During the Early to High Empire period, the Roman Empire was at the peak of wealth, power and status. In light of maintaining this reputation, emperors and artists used art and architecture to display their times of achievement and hierarchy. Two constant themes that I saw within Roman art is both imperial and social propaganda. Commissioned by the Roman Senate to celebrate the peace established in the empire after Augustus’ victories, Ara Pacis Augustae (Altar of Peace), was a great illustration of power and peace in Rome.
The walls of the altar flooded with sculptural reliefs on the upper and lower registers. Inside was an altar made for animal sacrifices and was decorated with a cow skull above the altar with floral designs, and was meant to envision Roman civil religion. One important piece of the sculptural relief is the Imperial Procession which was the detail of the South frieze. Augustus is depicted wearing a toga, covering his head. It is suggested that he also slightly taller than the rest of the figures to imply hierarchal scale.
Tellus, displayed on the east side of the Ara Pacis displays a personification of a female, earth-type goddess with twins. It was sought to portray the peace and fertile prosperity enjoyed as a result of the Pax Augusta brought by Roman Empire. Triumphal arches are one of the most influential and distinctive types of architecture associated with ancient Rome and are used to commemorate victorious generals or significant public events. The Arch of Titus was a free standing gateway and had a passage covered by a barrel vault. It was originally topped with a 4 horse chariot and driver.
One of the most commemorative illustrations within this arch is the sculptural relief, Spoils from the Temple of Solomon which told the story of Titus returning from Judea and carrying a Menorah from the temple of Solomon. The arch itself shows the emperors ascension as a divine figure. The Equestrian Statue of Marcus Aurelius signified power and authority. The artists went as far as incorporating a hieratic scale between the horse and Marcus; although not realistic, it was important for the ruler to be the largest figure. Another recognizable factor in relation to imperialism is the “equestrian style” of the piece.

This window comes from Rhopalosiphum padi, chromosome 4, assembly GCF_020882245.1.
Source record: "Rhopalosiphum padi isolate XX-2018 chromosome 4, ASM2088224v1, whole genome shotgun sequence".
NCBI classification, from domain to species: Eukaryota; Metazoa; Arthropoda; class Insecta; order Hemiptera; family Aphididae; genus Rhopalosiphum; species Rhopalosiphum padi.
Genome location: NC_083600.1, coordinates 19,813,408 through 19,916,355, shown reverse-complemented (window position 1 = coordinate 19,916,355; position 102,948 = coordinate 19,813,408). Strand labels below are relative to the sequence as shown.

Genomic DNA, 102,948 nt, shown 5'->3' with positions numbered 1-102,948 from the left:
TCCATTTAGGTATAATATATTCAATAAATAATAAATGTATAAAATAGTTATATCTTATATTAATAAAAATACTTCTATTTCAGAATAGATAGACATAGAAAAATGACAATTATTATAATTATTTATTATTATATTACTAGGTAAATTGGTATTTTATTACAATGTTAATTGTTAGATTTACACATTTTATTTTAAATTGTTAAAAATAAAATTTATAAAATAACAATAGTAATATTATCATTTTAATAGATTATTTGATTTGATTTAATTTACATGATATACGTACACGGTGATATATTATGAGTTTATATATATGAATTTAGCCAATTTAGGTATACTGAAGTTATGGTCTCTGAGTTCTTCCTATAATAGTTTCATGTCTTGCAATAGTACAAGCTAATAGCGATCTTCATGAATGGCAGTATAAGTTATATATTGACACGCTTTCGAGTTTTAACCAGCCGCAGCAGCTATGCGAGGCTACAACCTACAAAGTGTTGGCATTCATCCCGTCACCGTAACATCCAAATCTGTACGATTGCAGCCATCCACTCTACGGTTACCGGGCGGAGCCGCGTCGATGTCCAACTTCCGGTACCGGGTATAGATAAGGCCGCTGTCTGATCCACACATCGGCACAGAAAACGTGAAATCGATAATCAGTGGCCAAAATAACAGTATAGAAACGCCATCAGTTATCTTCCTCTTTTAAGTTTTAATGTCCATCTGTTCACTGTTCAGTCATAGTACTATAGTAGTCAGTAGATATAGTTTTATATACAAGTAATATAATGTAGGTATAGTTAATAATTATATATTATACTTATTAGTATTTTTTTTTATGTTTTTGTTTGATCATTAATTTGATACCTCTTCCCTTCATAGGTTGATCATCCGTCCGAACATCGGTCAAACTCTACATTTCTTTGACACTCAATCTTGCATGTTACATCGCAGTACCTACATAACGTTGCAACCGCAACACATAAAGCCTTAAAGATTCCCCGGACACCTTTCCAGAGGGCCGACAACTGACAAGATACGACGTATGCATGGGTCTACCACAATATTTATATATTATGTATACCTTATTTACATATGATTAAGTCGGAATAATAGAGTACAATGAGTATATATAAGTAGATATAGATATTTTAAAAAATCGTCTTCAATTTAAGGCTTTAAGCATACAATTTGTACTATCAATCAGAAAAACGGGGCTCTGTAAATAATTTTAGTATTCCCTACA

Equestrian portraits were a Roman tradition that symbolized authority and was depicted strictly for emperors. Shortly after Marcus’ rule, he passed the power down to his unstable and unrealistic son, Commodus. In the piece, Commodus as Hercules, we can see a lot of the ideas Commodus wanted to bring forth about his ruling. Commodus thought of himself as the once hero, Hercules. We can see this with the club and lion hat in this sculpture. The most interesting and creative structure I came to learn was the Baths of Caracalla.
This structure was created to maintain hygiene while also instilling a social atmosphere. Caracalla also established different times for men and women to use this structure. Originally it was made of bricks and concrete and was sheathed in marble and mosaics. It was equipped with different stations such as a gym, swimming pool, hot baths and cold baths, which basically served as a modern day spa. Another piece that stuck out to me was the sculpture of the Tetrarchs. There are numerous factors to this piece that creates a distinction from the rest of Roman society and power.
For one it was created from purple stone which we do not see often. Aside from the idealistic and humanistic styles of Roman art, the artist of this piece gave more of a geometric approach; one figure cannot be distinct from the other which creates the notion of unity and shared power. During this time, Emperor Diocletian divided the empire into 4 parts (The West and The East – divided into 2 parts) ruled by 2 senior emperors and 2 junior emperors. The piece expressed vigilance and especially unity in the way they are embracing each other.
Cite this Art History Ara Pacis Augustae
Art History Ara Pacis Augustae. (2017, Jan 22). Retrieved from https://graduateway.com/art-history-ara-pacis-augustae/